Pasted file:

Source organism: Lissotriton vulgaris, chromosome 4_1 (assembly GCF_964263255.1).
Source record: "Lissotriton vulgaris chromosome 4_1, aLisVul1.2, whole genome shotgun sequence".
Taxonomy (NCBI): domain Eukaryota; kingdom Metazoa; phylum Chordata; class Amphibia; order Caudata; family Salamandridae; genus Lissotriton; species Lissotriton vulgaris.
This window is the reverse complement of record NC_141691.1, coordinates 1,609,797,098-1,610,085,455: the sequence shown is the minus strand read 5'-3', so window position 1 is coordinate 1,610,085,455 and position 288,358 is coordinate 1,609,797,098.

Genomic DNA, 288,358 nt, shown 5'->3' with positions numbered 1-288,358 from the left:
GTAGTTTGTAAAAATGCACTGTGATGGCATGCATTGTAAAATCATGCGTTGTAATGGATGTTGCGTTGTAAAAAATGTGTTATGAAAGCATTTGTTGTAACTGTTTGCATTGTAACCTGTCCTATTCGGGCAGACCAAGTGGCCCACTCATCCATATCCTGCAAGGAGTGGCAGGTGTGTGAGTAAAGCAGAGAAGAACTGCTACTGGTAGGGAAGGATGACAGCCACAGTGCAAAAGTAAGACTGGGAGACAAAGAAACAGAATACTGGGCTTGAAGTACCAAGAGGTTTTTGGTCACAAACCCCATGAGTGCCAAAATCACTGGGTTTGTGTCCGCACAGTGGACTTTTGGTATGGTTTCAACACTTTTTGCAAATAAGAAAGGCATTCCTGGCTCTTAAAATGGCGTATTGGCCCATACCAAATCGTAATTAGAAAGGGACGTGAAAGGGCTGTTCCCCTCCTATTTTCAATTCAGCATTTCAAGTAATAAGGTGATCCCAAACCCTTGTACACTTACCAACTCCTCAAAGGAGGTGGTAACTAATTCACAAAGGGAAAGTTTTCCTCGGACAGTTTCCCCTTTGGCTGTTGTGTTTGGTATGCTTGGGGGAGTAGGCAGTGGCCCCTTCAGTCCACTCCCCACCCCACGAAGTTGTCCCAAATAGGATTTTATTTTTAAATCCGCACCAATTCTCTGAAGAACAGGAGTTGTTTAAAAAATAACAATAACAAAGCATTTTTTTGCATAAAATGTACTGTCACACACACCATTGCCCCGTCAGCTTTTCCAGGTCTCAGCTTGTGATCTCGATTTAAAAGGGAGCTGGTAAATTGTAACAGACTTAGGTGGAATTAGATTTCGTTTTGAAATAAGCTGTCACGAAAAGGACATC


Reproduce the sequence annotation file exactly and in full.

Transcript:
Source organism: Lissotriton vulgaris, chromosome 4_1 (assembly GCF_964263255.1).
Source record: "Lissotriton vulgaris chromosome 4_1, aLisVul1.2, whole genome shotgun sequence".
Taxonomy (NCBI): domain Eukaryota; kingdom Metazoa; phylum Chordata; class Amphibia; order Caudata; family Salamandridae; genus Lissotriton; species Lissotriton vulgaris.
This window is the reverse complement of record NC_141691.1, coordinates 1,609,797,098-1,610,085,455: the sequence shown is the minus strand read 5'-3', so window position 1 is coordinate 1,610,085,455 and position 288,358 is coordinate 1,609,797,098.

Genomic DNA, 288,358 nt, shown 5'->3' with positions numbered 1-288,358 from the left:
GTAGTTTGTAAAAATGCACTGTGATGGCATGCATTGTAAAATCATGCGTTGTAATGGATGTTGCGTTGTAAAAAATGTGTTATGAAAGCATTTGTTGTAACTGTTTGCATTGTAACCTGTCCTATTCGGGCAGACCAAGTGGCCCACTCATCCATATCCTGCAAGGAGTGGCAGGTGTGTGAGTAAAGCAGAGAAGAACTGCTACTGGTAGGGAAGGATGACAGCCACAGTGCAAAAGTAAGACTGGGAGACAAAGAAACAGAATACTGGGCTTGAAGTACCAAGAGGTTTTTGGTCACAAACCCCATGAGTGCCAAAATCACTGGGTTTGTGTCCGCACAGTGGACTTTTGGTATGGTTTCAACACTTTTTGCAAATAAGAAAGGCATTCCTGGCTCTTAAAATGGCGTATTGGCCCATACCAAATCGTAATTAGAAAGGGACGTGAAAGGGCTGTTCCCCTCCTATTTTCAATTCAGCATTTCAAGTAATAAGGTGATCCCAAACCCTTGTACACTTACCAACTCCTCAAAGGAGGTGGTAACTAATTCACAAAGGGAAAGTTTTCCTCGGACAGTTTCCCCTTTGGCTGTTGTGTTTGGTATGCTTGGGGGAGTAGGCAGTGGCCCCTTCAGTCCACTCCCCACCCCACGAAGTTGTCCCAAATAGGATTTTATTTTTAAATCCGCACCAATTCTCTGAAGAACAGGAGTTGTTTAAAAAATAACAATAACAAAGCATTTTTTTGCATAAAATGTACTGTCACACACACCATTGCCCCGTCAGCTTTTCCAGGTCTCAGCTTGTGATCTCGATTTAAAAGGGAGCTGGTAAATTGTAACAGACTTAGGTGGAATTAGATTTCGTTTTGAAATAAGCTGTCACGAAAAGGACATC